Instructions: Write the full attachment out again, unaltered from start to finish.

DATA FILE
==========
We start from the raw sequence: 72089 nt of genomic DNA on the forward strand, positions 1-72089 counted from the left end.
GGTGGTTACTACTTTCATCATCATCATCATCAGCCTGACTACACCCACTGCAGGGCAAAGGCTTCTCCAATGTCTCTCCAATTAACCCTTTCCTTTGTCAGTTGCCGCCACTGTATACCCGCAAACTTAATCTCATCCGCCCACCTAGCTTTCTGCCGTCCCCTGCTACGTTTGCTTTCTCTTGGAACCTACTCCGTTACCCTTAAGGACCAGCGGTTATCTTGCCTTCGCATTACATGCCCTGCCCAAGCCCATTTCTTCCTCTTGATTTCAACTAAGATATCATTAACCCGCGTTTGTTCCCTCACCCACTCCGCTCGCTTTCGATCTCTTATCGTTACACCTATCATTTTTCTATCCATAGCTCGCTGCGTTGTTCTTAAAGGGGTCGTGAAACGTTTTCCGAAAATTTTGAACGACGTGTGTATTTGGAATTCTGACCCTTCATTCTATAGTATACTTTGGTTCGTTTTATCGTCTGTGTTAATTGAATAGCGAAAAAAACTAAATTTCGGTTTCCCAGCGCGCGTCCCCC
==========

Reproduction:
We start from the raw sequence: 72089 nt of genomic DNA on the forward strand, positions 1-72089 counted from the left end.
GGTGGTTACTACTTTCATCATCATCATCATCAGCCTGACTACACCCACTGCAGGGCAAAGGCTTCTCCAATGTCTCTCCAATTAACCCTTTCCTTTGTCAGTTGCCGCCACTGTATACCCGCAAACTTAATCTCATCCGCCCACCTAGCTTTCTGCCGTCCCCTGCTACGTTTGCTTTCTCTTGGAACCTACTCCGTTACCCTTAAGGACCAGCGGTTATCTTGCCTTCGCATTACATGCCCTGCCCAAGCCCATTTCTTCCTCTTGATTTCAACTAAGATATCATTAACCCGCGTTTGTTCCCTCACCCACTCCGCTCGCTTTCGATCTCTTATCGTTACACCTATCATTTTTCTATCCATAGCTCGCTGCGTTGTTCTTAAAGGGGTCGTGAAACGTTTTCCGAAAATTTTGAACGACGTGTGTATTTGGAATTCTGACCCTTCATTCTATAGTATACTTTGGTTCGTTTTATCGTCTGTGTTAATTGAATAGCGAAAAAAACTAAATTTCGGTTTCCCAGCGCGCGTCCCCC